5. As you mentioned in class, this would be a serious security flaw if used in a corporate setting. But for personal use at home I see no real issue. Before I explain why, let me state that I’m assuming the Lockitron is not integrated into a home security system. That being said, if this lock is the only protection you have against intruders, worrying about the Lockitron’s integrity should be the least of your problems. You don’t have to be a criminal to figure out a way into a house. In my opinion, the ability to reason outside of your own perspective is an integral skill that is certainly not limited to cyber self defense.

  6. Although the simplicity seems like a huge benefit, I’d say stick to the old fashioned way of sticking a key into the lock. Although it may save you a couple seconds and make you look in front of your friends, I would say safety and protection overbears vulnerability. Unless the product is proven secure and tested and whatnot, I’m not completely convinced that this will be the next ground breaking product.

  7. Would something like this work in a situation inside a home where there are certain rooms you wouldn’t want young children to go into because of safety hazards? I think something like this could provide to be much more useful on the “soft” side of security.

    • I would say that’s a good idea, but kids are smart these days. Personally, I have 2 and 3 year old cousins that can use and iPhone just as well I can. Also, if they used keyless entry, all they would have to do is steal “mommy or daddy’s” phone and walk up to the door. Thanks for the comment!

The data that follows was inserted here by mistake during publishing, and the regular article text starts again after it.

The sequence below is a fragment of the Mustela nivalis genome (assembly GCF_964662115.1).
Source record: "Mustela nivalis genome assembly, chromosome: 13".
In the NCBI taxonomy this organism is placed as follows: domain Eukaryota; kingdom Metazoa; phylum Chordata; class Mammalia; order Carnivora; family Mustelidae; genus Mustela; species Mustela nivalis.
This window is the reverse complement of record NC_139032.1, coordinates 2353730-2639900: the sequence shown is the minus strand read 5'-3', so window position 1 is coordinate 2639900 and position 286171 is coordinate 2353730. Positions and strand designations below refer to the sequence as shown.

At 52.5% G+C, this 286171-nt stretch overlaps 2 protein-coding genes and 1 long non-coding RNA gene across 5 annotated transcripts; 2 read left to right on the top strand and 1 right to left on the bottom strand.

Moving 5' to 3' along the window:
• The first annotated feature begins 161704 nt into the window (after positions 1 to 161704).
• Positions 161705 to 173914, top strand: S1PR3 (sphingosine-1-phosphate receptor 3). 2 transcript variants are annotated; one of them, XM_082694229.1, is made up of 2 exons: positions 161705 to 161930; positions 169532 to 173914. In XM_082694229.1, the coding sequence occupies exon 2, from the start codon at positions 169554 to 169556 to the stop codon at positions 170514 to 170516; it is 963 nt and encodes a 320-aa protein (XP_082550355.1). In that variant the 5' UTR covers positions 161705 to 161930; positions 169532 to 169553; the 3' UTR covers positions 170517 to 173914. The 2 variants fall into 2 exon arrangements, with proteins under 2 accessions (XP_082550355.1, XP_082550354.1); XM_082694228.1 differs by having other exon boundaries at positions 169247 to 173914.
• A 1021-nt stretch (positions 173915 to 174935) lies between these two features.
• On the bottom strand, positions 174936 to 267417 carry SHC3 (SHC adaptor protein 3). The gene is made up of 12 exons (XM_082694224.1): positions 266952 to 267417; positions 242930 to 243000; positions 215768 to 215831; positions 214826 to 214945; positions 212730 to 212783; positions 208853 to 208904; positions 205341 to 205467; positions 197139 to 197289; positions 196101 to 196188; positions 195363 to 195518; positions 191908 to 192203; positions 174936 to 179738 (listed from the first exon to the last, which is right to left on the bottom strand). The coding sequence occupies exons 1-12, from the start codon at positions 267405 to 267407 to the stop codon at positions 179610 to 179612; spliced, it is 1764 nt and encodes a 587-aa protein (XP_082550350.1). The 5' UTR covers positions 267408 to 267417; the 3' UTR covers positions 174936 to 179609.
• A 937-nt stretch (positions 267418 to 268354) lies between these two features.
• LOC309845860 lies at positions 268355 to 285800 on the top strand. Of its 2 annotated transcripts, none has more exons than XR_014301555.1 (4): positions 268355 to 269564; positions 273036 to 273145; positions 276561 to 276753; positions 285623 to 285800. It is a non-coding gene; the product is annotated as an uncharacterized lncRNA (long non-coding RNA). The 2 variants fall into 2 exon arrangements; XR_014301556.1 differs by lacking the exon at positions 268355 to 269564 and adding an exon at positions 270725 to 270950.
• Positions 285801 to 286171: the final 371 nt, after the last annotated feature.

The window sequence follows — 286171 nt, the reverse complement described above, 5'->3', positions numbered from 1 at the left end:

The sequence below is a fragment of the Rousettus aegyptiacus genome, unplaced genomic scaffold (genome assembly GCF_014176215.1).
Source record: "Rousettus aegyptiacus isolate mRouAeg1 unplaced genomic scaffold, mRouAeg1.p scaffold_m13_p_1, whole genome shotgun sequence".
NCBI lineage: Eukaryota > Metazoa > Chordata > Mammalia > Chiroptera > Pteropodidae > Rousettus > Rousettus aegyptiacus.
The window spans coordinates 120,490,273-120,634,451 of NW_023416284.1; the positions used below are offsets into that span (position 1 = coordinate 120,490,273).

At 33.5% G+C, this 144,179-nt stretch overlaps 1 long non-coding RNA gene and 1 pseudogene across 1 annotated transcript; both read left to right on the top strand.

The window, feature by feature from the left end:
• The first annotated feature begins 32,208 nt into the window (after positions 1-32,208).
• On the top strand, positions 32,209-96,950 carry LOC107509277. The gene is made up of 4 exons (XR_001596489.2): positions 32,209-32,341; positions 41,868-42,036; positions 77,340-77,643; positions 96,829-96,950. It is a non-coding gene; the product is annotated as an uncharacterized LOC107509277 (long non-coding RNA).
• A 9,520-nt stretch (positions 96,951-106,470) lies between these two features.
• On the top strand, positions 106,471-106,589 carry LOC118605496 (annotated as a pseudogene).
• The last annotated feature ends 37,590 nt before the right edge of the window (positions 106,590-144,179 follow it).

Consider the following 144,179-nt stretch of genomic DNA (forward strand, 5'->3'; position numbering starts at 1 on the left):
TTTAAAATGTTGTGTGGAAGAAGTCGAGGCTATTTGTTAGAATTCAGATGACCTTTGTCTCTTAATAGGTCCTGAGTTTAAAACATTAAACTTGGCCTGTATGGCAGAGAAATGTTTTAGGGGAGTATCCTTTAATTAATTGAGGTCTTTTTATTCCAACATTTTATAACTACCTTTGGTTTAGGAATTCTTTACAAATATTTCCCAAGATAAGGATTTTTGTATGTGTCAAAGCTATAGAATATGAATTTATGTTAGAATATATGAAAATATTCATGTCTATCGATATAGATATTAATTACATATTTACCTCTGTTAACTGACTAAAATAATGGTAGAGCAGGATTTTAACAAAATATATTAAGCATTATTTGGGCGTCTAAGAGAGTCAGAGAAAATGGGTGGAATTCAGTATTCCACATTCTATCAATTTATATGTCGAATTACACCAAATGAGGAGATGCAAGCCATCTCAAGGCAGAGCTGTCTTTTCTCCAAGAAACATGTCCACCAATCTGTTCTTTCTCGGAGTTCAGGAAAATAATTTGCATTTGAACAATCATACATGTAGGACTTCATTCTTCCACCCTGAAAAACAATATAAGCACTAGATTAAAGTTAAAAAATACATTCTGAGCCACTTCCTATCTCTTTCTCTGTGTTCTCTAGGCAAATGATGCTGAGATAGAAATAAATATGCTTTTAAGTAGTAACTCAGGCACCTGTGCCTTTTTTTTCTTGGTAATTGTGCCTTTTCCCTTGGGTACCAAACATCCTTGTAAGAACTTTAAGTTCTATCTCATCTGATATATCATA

• The responsibility of keeping the cellphone away from the kids would fall on the parents.

        I agree that nowadays kids are very smart. I’m a little bit older and I once thought that I knew all there was to know in the world of technology. With all the current gadgets we have out now, I envisioned as a child; for instance “a computer in my pocket”, is simply the iPhone today.

  8. This app seems cool but I think new versions of apps and softwares usually have problems. As far as I’ve read nobody has had an issue with Lockitron and people are still looking for more convince by using such stuff without thinking about how secure they are

    • I’d point you down in the comments where someone was talking about the differences between convenience and security. I would agree in saying that it’s easier to access your things, but it’s not very secure.

  9. Honestly I don’t even see why they made this product. Does everything really need to be done from a smartphone. A key is probably safer than this. Someone could hack your phone or steal it and all they would have to know is where you live and they could break into your house. Just cause it’s saves like ten seconds doesn’t mean that it’s a good idea.

  10. I simply do not understand the purpose of unlocking your door before you’re at your door. I’ve honestly seen people lose their phones more than they lose the keys to their house, so this seems to almost create a loss of security.

  11. A very cool concept for an App, but executed so horribly. I mean honestly, anyone with the App can unlock the door as well? What were they thinking?